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WildStar Column: Bring the Skills

By Gareth Harmer on April 24, 2014

In almost all MMOs, there’s a balance to be found. Between recognizing true skill, and conferring powerful rewards. Between cliff-face difficulty, and trivial snooze-fests. Between an impossible choice, and the illusion of one. Somewhere in the middle rests WildStar’s elder game, an ellipse in a multi-dimensional gameplay chart.

Part of me pictures a group of bearded MMO veterans, clutching their exotic peripherals as they leap from one universe to another, Time Bandits-style. And in a way that’s what we are, seeking out the best experiences that online gaming has to offer. It’s why Carbine Studios has sunk a significant chunk of time into developing WildStar’s elder game, including the recently detailed Warplots. But features alone aren’t enough to keep people interested: it’s how they mesh into a true challenge that keeps ups playing week after week.

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It’s why, in this week’s column, I’m taking a closer look at all these pivot points in WildStar’s elder game, in order to gauge just how tough life will be at level cap.

The Non-Trivial Problem

It might be a favorite saying of executive producer Jeremy Gaffney’s, but WildStar’s various game systems are designed with complexity in mind. Not in the “five thousand page manual” way that makes bored skeletons out of college professors, but in the “small change, big impact” way that makes WildStar’s combat even more engrossing.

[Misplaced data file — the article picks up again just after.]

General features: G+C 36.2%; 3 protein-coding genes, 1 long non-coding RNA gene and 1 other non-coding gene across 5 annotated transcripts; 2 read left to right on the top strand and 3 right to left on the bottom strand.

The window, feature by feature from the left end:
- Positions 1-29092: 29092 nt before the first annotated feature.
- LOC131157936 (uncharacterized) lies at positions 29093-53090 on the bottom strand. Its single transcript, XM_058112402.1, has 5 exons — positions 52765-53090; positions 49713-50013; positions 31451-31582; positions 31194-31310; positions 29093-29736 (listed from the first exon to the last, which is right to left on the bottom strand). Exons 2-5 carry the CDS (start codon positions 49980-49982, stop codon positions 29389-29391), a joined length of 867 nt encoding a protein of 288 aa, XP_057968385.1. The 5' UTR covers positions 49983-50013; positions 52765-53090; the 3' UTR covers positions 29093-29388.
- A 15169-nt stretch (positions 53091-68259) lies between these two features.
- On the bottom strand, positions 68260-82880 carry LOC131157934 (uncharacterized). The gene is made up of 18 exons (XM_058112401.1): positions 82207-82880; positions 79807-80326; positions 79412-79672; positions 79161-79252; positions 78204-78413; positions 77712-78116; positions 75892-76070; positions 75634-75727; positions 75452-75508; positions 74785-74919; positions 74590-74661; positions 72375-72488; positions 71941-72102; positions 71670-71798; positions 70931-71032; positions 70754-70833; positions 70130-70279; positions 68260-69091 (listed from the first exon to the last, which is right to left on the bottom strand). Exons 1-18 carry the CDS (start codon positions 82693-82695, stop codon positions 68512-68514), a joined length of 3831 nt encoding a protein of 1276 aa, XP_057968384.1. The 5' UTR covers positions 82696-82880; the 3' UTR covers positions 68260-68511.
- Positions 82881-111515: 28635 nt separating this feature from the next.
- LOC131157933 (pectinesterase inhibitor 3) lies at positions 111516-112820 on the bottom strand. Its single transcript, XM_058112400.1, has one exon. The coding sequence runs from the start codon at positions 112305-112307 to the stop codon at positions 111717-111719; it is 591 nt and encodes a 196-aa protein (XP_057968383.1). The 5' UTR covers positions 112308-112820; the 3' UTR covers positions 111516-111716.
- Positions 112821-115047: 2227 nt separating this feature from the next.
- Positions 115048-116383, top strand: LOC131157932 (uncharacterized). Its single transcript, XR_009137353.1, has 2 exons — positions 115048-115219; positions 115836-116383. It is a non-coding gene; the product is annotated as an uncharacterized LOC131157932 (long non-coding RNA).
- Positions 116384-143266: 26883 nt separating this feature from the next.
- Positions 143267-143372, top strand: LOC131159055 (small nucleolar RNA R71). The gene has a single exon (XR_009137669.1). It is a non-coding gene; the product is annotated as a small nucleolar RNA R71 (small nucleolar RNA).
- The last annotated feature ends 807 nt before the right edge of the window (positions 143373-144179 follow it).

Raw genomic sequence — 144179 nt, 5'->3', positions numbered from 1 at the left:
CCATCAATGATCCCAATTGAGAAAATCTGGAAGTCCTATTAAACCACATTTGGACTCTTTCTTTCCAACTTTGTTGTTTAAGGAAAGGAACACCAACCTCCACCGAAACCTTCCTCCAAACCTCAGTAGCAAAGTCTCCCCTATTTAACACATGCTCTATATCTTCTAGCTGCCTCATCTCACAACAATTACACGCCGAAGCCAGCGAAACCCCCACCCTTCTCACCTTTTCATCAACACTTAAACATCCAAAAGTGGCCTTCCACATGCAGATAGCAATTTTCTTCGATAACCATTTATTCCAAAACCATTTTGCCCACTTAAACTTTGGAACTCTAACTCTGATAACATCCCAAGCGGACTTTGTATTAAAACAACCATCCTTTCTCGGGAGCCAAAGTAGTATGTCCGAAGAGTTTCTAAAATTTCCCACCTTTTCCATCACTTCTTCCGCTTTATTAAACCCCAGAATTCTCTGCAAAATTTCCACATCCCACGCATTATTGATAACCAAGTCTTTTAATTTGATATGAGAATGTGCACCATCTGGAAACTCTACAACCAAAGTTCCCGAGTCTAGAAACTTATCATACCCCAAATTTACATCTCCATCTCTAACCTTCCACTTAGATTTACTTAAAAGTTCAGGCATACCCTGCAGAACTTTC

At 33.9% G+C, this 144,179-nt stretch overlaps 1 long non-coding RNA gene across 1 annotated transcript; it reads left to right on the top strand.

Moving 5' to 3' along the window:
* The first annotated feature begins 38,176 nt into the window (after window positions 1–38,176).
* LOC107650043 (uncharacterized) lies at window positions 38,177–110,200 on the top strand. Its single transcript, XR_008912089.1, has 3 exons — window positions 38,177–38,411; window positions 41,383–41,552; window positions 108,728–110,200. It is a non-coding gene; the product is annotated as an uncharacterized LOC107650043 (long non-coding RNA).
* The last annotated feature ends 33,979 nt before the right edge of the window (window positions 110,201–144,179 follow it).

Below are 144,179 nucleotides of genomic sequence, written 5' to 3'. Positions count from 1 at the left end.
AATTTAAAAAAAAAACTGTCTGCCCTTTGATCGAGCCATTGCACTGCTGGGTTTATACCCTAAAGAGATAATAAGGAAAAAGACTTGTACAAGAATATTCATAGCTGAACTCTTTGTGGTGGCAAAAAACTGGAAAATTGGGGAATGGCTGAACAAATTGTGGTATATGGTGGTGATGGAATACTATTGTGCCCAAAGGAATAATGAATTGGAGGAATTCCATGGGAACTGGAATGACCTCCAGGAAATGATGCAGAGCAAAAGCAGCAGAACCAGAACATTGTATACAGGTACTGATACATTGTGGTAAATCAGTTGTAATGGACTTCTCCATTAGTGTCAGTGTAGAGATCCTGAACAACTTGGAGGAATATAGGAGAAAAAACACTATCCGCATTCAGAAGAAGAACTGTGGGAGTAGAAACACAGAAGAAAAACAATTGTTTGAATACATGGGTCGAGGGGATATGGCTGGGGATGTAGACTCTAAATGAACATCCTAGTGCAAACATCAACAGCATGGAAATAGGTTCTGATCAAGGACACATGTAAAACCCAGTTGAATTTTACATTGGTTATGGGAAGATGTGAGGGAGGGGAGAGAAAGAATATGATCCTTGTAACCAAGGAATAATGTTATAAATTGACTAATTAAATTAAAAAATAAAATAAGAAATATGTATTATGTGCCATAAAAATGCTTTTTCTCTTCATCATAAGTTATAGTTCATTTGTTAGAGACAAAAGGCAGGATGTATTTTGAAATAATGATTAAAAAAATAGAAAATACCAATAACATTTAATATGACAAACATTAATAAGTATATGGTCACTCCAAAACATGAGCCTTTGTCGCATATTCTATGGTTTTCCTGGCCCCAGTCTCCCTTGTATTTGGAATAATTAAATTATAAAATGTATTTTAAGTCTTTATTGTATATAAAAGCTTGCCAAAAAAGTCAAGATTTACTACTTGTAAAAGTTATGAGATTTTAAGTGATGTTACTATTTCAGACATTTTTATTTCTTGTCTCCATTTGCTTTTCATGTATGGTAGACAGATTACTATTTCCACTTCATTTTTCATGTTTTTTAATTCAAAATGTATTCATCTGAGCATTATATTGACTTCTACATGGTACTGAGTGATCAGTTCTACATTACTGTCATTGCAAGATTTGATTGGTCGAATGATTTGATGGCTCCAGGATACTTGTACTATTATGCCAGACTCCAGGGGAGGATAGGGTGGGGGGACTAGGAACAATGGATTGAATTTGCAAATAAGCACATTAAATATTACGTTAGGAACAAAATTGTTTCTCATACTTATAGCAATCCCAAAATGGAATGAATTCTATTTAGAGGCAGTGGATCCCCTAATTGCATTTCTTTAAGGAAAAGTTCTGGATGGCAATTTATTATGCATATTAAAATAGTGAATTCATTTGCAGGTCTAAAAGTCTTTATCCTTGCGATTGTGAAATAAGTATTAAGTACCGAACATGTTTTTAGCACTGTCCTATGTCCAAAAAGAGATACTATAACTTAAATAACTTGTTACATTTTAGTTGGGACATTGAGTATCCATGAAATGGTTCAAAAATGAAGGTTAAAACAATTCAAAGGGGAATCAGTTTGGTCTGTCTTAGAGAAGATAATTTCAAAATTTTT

Take the famous Limited Action Set as an example. Each class has eight slottable abilities from a choice of 30 – that’s ten each of utility, assault and support  (either tanking or healing). Some abilities have a clear benefit in PvP or PvE, while others hover in the middle. They’re “situational”, which would normally mean they’re canned from being used, but that’s not the case in WildStar. Because the LAS can be changed any time you’re not in combat, it means they can be refined for each encounter. If you’re working through a dungeon or adventure, you can now pick your toolkit as you go. The challenge switches from knowing how to use a small number of abilities, to having a good understanding of all thirty.